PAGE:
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ARTICLE |

Afibrinogenemia and Hypobetalipoproteinemia in a Kindred

Daniel M. Lane, MD, PhD; Walter J. McConathy, PhD; Philip C. Comp, MD, PhD; Ronald O. Gilcher, MD
Arch Intern Med. 1991;151(4):800-804. doi:10.1001/archinte.1991.00400040134032.
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A 3-year-old boy with minor bleeding problems had no plasma fibrinogen measured by both clottable assay and immunoprecipitation. Low normal fibrinogen levels were present in the mother and father. Markedly decreased plasma cholesterol and apolipoprotein B levels were found in the father, proband's brother, and the paternal side of the kindred. The proband and his mother had normal plasma total cholesterol and apolipoprotein B levels. These findings are compatible with autosomal dominant transmission of hypobetalipoproteinemia and autosomal recessive transmission of afibrinogenemia. Two members of the father's family had plasma cholesterol levels below the fifth percentile but elevated levels of fibrinogen (6.0 and 4.4 g/L). Both have symptomatic coronary heart disease. Finding coronary heart disease with very low cholesterol but elevated fibrinogen levels is consistent with fibrinogen levels being an independent risk factor for coronary heart disease.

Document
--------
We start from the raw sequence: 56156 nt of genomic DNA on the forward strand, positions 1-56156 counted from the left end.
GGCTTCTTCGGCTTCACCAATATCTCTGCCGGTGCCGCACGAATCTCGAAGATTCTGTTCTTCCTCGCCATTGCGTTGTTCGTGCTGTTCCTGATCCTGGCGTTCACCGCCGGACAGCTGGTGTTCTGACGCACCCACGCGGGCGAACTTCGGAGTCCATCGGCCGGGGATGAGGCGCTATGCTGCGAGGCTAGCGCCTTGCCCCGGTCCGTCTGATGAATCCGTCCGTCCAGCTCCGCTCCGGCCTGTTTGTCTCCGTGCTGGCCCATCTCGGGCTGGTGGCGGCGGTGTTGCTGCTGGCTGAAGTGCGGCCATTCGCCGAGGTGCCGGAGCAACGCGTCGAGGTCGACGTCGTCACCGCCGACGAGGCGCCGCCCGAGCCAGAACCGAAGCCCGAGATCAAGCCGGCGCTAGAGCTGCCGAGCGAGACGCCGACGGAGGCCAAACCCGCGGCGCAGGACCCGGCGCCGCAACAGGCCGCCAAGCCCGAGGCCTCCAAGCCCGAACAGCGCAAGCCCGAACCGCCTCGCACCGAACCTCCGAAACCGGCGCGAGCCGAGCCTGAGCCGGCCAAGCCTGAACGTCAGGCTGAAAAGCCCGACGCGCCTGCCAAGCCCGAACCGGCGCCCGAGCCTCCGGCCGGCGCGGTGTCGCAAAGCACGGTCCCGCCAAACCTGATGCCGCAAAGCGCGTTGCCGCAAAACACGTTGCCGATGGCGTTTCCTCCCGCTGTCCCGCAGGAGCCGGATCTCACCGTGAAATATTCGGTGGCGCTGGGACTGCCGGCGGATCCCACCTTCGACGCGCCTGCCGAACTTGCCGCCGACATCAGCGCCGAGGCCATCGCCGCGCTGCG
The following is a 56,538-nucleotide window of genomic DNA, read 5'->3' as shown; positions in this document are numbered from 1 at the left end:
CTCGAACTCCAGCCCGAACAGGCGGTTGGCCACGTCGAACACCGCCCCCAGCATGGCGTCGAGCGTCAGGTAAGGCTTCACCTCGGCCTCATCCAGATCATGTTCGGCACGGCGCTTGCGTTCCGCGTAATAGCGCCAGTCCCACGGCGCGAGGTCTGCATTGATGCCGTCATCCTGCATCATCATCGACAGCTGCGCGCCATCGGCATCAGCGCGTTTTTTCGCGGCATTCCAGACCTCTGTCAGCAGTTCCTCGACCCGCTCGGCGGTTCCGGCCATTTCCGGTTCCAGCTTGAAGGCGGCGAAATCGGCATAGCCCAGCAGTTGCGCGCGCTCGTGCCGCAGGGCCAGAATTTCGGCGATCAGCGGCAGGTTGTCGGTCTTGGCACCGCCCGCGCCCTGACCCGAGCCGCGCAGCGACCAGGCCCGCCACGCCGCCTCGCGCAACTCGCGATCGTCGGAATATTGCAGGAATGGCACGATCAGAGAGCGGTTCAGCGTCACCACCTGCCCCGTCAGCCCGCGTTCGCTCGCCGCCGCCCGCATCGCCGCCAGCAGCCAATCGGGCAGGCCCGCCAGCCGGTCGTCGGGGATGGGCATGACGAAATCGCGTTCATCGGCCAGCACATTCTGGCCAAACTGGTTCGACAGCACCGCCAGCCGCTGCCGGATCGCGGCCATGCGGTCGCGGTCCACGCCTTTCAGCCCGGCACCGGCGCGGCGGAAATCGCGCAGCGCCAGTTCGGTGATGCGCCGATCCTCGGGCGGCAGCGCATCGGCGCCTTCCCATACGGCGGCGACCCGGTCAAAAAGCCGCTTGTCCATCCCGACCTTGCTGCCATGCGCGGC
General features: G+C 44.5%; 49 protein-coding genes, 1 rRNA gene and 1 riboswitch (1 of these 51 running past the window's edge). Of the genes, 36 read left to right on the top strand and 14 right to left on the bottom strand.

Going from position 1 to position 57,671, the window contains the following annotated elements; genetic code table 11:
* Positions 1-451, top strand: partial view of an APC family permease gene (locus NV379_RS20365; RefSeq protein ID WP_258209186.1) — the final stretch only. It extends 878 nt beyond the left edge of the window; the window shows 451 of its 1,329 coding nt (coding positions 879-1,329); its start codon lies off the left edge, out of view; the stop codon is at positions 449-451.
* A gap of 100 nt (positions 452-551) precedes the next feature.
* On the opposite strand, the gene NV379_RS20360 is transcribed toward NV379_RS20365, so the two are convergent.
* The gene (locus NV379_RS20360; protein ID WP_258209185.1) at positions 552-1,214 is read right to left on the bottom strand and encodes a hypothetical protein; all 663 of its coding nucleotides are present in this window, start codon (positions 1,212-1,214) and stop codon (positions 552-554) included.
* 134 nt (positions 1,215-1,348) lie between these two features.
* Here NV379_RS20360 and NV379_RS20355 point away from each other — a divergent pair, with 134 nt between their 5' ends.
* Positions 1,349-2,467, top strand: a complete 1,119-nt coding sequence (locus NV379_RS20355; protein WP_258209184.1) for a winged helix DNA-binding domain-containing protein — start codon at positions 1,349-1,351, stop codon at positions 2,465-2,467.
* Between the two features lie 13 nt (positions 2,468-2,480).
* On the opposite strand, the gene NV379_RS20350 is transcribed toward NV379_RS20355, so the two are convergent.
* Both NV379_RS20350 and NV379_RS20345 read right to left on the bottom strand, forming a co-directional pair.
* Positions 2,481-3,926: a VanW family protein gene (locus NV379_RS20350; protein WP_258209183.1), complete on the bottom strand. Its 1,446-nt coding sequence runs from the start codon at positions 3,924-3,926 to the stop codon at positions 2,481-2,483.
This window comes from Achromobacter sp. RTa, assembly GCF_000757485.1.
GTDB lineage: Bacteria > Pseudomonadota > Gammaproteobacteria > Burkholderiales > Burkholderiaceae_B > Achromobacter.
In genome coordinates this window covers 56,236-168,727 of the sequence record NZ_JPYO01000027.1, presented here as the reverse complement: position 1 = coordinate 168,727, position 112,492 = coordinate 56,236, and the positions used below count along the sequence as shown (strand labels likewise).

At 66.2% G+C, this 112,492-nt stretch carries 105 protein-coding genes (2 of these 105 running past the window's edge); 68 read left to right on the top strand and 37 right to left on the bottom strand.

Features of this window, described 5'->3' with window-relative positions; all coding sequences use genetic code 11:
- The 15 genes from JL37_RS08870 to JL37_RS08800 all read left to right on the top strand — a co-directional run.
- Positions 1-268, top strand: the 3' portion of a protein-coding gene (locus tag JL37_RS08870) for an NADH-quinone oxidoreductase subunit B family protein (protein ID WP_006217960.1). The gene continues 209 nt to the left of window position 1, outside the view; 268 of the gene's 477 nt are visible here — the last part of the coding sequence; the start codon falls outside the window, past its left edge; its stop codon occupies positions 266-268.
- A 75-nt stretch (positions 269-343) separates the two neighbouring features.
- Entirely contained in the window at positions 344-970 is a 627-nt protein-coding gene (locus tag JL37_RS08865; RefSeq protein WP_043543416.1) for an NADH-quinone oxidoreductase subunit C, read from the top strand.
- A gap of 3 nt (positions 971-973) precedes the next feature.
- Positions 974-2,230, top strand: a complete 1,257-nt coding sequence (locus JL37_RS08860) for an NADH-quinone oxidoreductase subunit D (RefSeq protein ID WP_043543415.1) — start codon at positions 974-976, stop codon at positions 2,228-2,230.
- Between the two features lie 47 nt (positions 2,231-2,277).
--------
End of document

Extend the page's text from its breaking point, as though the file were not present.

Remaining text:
(Arch Intern Med. 1991;151:800-804)

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